By eighth grade, kids were routinely lined up at my locker before I arrived at school. Finally The Man, in the form of the school Principal, shut me down. He was relieved to learn that I was not selling drugs, but still unhappy that I was selling candy (by then I had extended my product line to include a variety of sugary treats).
My very conservative mother was called into the Principal’s Office, along with me, to hear about my shenanigans. She patiently sat through the Principal’s lame tirade and thanked him when he was finished, assuring him that her son would no longer sell candy at school.
As we left the Principal’s office and walked to our car, I was convinced I was going to be punished. After all, I had embarrassed my law-abiding mother. Before we got to our car, looking straight ahead and fighting to keep a smile off her face, my mother said, “I don’t think it’s a big deal, but stop selling candy at school.”
Despite the fact that my mother was a life-long government worker, with no proclivities to take risks or sell anything, she saw that I was driven to do such things. Rather than attempt to squelch such proclivities, she simply asked me to do them outside of school. I have always loved my mom, but I especially loved her at that moment.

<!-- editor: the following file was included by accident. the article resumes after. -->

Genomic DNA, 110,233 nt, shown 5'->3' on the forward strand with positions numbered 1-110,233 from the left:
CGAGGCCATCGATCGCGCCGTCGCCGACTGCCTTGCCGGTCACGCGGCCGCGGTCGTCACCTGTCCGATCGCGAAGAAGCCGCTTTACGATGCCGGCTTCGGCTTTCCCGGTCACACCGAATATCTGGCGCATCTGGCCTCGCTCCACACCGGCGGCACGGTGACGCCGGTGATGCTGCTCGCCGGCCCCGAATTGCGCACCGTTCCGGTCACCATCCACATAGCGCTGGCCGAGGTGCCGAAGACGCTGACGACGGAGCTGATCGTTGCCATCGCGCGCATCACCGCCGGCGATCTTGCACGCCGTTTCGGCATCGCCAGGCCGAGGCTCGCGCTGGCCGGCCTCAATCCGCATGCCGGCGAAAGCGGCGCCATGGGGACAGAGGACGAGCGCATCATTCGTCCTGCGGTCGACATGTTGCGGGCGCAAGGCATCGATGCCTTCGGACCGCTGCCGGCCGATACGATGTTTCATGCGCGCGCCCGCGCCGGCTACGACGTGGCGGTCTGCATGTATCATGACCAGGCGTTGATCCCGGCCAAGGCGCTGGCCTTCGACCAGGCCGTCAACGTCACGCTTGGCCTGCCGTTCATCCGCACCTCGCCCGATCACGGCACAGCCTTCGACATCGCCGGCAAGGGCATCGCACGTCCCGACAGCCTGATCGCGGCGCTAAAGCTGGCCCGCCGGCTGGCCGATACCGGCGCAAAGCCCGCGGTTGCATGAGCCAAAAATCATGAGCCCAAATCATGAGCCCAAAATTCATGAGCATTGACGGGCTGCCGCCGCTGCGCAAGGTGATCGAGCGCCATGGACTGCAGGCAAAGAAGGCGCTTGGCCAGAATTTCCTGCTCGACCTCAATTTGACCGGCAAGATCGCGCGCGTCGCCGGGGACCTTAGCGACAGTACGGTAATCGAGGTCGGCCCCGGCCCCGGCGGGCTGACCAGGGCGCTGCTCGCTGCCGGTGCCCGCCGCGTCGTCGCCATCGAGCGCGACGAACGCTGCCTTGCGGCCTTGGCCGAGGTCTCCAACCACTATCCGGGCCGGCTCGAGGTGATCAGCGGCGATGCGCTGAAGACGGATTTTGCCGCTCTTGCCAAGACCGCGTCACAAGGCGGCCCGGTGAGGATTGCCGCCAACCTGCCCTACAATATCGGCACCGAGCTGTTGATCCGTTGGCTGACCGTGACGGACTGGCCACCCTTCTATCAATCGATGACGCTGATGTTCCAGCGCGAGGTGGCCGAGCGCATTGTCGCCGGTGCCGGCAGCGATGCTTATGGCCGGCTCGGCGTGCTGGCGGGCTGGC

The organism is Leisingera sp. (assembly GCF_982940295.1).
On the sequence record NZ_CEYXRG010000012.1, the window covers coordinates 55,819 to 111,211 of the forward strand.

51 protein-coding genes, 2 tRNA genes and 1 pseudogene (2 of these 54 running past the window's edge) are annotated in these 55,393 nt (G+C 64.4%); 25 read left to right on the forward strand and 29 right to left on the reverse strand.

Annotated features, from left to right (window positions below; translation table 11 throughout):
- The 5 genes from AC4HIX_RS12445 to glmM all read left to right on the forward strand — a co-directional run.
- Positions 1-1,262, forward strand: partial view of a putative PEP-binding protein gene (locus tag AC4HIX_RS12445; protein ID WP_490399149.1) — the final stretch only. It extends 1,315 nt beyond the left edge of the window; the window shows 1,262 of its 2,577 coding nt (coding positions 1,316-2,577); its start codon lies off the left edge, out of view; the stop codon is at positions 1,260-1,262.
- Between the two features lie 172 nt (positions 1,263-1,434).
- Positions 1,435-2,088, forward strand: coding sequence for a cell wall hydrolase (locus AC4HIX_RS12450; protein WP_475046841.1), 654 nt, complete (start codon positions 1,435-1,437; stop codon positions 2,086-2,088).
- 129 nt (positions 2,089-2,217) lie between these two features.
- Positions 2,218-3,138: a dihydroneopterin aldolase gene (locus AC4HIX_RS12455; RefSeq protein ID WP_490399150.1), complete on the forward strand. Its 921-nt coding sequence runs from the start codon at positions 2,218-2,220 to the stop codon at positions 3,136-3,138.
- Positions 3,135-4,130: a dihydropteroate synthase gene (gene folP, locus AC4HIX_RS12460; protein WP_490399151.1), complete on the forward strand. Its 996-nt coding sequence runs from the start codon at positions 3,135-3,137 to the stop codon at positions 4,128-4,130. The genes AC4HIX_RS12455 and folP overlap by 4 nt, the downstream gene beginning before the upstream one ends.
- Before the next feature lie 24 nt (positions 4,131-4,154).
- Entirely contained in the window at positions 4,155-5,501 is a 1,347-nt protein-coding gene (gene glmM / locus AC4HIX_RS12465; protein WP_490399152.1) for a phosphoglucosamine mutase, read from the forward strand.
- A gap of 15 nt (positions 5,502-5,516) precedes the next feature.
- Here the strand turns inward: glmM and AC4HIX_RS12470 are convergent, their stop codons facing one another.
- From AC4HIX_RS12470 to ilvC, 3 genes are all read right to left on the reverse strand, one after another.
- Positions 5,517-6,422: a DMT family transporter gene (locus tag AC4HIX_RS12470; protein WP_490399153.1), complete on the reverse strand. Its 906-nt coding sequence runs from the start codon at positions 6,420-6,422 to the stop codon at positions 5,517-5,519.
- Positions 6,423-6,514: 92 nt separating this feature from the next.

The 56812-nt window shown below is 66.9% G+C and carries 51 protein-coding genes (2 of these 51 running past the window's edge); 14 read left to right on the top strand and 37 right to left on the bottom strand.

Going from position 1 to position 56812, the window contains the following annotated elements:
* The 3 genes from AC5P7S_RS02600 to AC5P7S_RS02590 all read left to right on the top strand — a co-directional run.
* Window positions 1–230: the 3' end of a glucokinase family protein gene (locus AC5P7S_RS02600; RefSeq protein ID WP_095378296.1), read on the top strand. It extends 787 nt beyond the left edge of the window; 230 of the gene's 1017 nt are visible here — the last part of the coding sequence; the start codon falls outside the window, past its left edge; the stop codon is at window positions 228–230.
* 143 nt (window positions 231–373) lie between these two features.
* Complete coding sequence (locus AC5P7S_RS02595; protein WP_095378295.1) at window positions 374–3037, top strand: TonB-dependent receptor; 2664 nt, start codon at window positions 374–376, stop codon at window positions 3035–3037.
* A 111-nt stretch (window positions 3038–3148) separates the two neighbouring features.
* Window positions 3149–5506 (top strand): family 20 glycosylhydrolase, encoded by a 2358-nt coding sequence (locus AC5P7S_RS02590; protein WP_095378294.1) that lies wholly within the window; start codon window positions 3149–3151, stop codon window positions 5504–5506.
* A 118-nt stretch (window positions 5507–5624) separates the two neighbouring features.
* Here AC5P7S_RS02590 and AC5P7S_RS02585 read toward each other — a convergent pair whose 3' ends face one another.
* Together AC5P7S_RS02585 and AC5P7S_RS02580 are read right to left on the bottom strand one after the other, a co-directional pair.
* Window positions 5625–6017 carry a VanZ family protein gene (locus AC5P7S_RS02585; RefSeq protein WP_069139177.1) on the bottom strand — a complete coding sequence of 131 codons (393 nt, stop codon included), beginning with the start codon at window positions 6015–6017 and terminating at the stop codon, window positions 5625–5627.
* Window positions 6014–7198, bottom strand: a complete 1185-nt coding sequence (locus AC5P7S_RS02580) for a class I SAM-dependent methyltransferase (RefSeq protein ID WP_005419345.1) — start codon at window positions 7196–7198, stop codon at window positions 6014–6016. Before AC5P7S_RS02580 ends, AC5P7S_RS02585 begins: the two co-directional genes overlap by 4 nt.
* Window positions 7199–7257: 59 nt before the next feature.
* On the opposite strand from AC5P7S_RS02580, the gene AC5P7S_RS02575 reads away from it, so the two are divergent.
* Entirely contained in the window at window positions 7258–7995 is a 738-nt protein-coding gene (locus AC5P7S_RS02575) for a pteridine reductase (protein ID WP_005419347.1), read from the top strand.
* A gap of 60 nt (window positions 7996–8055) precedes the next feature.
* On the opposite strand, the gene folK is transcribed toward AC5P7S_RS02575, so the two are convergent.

Green Eggs and Ham is an excellent primer for teaching children the basic precepts of effective selling. It also allows you to reinforce to your children that effective salespeople are problem solvers and that problem solvers are always in demand.
Point out that Sam does not attempt to trick his prospect. Rather, he is persistent and honest. Like most real-world salespeople, he does not fit Hollywood’s hackneyed stereotype of the shifty, malevolent huckster. In addition, help your children internalize the fact that salespeople are an important element in our society and that selling is a worthwhile, fun and honorable profession.
Many tedious books have been written about sales, some technical, some strategic and some tactical. However, Green Eggs and Ham is only the only book you need to read on the subject. Move over Zigler, Carnegie and Gitomer and make room for Dr. Seuss.